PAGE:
—Tim Carney (@TPCarney) November 9, 2016

This seems persuasive at first glance, but Trump’s win in Pennsylvania came as a result of fewer Democrats showing up to vote and some new Republican voters making it to the polls. Now, it is possible that the people who voted for Obama in 2008 are the same people who are now in Trump’s column. But the same result could have come about without anyone changing their mind about Obama. Those voting Republican this year may not be the same people who voted for Obama in 2008 despite the impression one gets from looking net shift in vote share. In other states, such as Ohio, the difference was entirely due to the drop in the number of Democrats. Carney’s argument does not seem dispositive.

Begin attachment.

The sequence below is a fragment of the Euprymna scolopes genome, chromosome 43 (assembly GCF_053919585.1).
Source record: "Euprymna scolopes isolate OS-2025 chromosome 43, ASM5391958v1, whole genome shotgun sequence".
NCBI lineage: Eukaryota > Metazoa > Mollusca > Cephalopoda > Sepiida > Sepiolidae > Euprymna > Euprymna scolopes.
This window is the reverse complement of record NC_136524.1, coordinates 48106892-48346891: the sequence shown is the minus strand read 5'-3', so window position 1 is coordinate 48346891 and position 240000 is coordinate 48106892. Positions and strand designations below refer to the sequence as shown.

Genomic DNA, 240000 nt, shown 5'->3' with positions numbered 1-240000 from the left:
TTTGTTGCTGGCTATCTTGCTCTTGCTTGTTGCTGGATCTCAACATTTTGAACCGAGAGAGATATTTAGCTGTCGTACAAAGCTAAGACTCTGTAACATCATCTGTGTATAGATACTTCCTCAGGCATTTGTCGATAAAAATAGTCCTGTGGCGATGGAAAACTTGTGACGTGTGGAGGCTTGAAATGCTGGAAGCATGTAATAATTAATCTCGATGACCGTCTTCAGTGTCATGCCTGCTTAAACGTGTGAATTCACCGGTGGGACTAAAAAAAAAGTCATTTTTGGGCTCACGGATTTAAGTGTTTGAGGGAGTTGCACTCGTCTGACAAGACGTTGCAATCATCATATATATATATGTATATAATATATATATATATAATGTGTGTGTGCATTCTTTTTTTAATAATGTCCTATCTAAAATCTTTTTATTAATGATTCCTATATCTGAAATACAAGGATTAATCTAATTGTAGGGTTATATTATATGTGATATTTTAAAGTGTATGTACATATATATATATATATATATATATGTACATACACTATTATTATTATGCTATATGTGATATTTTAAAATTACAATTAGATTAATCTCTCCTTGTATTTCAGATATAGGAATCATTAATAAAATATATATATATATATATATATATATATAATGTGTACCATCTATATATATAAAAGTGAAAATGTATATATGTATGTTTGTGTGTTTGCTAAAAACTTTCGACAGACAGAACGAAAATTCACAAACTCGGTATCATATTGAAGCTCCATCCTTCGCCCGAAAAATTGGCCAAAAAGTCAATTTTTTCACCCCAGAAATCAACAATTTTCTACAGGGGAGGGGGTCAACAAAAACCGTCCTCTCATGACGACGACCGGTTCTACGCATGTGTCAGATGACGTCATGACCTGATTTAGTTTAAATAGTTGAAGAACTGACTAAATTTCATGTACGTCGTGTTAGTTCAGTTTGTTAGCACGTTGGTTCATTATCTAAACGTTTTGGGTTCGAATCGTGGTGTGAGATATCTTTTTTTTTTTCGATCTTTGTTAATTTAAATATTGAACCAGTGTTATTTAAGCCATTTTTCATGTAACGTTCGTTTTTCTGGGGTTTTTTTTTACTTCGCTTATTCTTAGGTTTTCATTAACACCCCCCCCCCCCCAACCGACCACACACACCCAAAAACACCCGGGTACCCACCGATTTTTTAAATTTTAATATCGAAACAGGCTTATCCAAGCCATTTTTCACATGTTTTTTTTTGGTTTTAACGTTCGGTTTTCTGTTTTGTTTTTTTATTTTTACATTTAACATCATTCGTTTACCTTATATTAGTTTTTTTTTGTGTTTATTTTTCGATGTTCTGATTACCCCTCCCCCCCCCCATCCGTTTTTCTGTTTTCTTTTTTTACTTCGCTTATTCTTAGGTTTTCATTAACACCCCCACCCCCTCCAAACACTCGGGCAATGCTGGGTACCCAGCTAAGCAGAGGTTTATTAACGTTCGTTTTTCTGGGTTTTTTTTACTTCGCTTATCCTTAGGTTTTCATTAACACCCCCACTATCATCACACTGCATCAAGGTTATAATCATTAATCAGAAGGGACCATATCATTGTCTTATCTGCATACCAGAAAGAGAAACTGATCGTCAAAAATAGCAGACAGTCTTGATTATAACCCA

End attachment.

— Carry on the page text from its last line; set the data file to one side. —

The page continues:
The glaring failure of polling-based predictions should lead to a re-examination of the methods we use to study what motivates voters. Analyses of actual votes cast can be a promising tool. Even a quick and simple look at these data uncovers some interesting patterns that provide a check on the developing conventional wisdom about the forces that brought Trump to power. Anemic turnout of Democrats in mid-term elections has been widely discussed. It seems like the party has a bigger problem on their hands and has to develop a strategy to overcome this obstacle if they are to return to winning elections.